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Douglas County Libraries - the Digital Branch

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Uncle Bobby's Wedding

Recently, a library patron challenged (urged a reconsideration of the ownership or placement of) a book called "Uncle Bobby's Wedding." Honestly, I hadn't even heard of it until that complaint. But I did read the book, and responded to the patron, who challenged the item through email and requested that I respond online (not via snail-mail) about her concerns.

I suspect the book will get a lot of challenges in 2008-2009. So I offer my response, purging the patron's name, for other librarians.

Uncle Bobby's wedding
June 27, 2008

Dear Ms. Patron:

Thank you for working with my assistant to allow me to fit your concerns about “Uncle Bobby's Wedding,” by Sarah S. Brannen, into our “reconsideration” process. I have been assured that you have received and viewed our relevant policies: the Library Bill of Rights, the Freedom to Read, Free Access to Libraries for Minors, the Freedom to View, and our Reconsideration Policy.

The intent of providing all that isn'…

The First Year: 5 strategies for success

[The First Year: 5 Strategies for Success, 1 of 8]

Over the past several years, I've had the pleasure of coaching several new public library directors. For a variety of reasons, many directors are stepping into the role for the first time. Often, particularly in smaller or more rural libraries, they haven't even had a lot of supervisory experience.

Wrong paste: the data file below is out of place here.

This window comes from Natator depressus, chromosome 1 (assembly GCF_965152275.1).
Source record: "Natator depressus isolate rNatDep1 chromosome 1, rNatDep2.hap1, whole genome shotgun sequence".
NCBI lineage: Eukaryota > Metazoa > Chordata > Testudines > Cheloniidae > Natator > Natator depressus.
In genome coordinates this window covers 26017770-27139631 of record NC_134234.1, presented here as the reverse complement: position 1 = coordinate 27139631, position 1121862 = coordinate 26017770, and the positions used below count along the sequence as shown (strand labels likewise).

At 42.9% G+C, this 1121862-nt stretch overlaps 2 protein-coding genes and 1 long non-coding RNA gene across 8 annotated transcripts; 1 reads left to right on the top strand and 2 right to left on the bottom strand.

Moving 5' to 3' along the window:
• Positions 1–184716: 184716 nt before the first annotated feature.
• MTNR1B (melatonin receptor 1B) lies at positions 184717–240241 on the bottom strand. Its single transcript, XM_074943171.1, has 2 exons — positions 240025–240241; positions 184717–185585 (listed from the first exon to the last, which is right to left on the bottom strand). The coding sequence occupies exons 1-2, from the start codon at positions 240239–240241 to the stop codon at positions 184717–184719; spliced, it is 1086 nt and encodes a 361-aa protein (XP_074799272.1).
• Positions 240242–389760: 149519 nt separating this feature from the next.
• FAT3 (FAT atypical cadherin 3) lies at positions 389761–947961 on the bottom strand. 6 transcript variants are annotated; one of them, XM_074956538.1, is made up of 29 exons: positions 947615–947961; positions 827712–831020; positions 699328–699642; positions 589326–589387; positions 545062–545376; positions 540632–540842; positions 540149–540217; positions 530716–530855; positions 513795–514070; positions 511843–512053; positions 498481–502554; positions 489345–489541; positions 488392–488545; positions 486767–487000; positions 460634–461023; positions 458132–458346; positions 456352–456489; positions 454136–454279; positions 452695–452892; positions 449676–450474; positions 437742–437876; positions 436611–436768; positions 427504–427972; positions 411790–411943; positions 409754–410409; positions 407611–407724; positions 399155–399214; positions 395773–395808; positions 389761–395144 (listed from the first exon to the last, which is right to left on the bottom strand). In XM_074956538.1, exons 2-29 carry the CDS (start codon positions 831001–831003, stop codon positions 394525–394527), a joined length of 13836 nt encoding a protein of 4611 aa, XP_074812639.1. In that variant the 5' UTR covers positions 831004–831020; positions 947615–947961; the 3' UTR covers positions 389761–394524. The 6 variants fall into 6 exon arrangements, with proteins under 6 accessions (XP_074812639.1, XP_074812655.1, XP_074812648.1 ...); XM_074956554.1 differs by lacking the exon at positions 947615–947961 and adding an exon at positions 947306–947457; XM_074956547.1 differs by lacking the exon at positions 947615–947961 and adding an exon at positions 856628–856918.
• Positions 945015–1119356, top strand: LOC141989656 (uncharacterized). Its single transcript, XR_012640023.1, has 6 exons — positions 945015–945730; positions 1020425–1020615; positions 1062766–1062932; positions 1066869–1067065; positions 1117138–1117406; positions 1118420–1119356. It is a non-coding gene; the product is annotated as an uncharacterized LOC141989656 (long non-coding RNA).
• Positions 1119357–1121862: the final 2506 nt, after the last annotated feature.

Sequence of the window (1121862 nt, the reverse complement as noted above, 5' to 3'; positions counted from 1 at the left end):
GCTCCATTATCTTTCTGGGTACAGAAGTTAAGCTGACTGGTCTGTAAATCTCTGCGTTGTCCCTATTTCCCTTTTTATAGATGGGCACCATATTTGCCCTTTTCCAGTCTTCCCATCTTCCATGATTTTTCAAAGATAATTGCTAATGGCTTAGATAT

I tell new directors that the two big advantages of confidential access to someone who has walked in your shoes is that (a) you can ask the questions you might feel embarrassed to ask your board or staff, and (b) you have the advantage of someone else's mistakes. To be clear, everybody makes mistakes. It may be the most powerful learning tool we have. But I've thought about my mistakes, and I can help you identify the old ones, and with luck, make new ones. There's no good reason to make the same ones!
I believe that there are five key constituencies the public library director must satisfy: your boss (usually a board), y…

Managing your relationship with your boss

[The First Year Director: Strategies for Success, 2 of 8]
Make them look goodThe first dictum in managing your relationship with your boss is this: make them look good. I say "them" because for most public library directors, their boss is a governing board (i.e. hires the director, adopts the budget, sets policy, etc.). How do you know who the boss is? To quote my friend Pat Wagner, "the boss is the one who signs your paycheck." The boss isn't the only important player, but it's not a bad place to start.

In some cases, a board may be advisory. That is, while its members may well advise the director on library business, those governing decisions are made by someone else (a mayor, a town council, a board of county commissioners).

In other cases, the boss is someone else in the governing body's hierarchy. I once reported to the head of Cultural Affairs. There is an advantage to having a single boss: it's easier to figure out what matters to them, and to …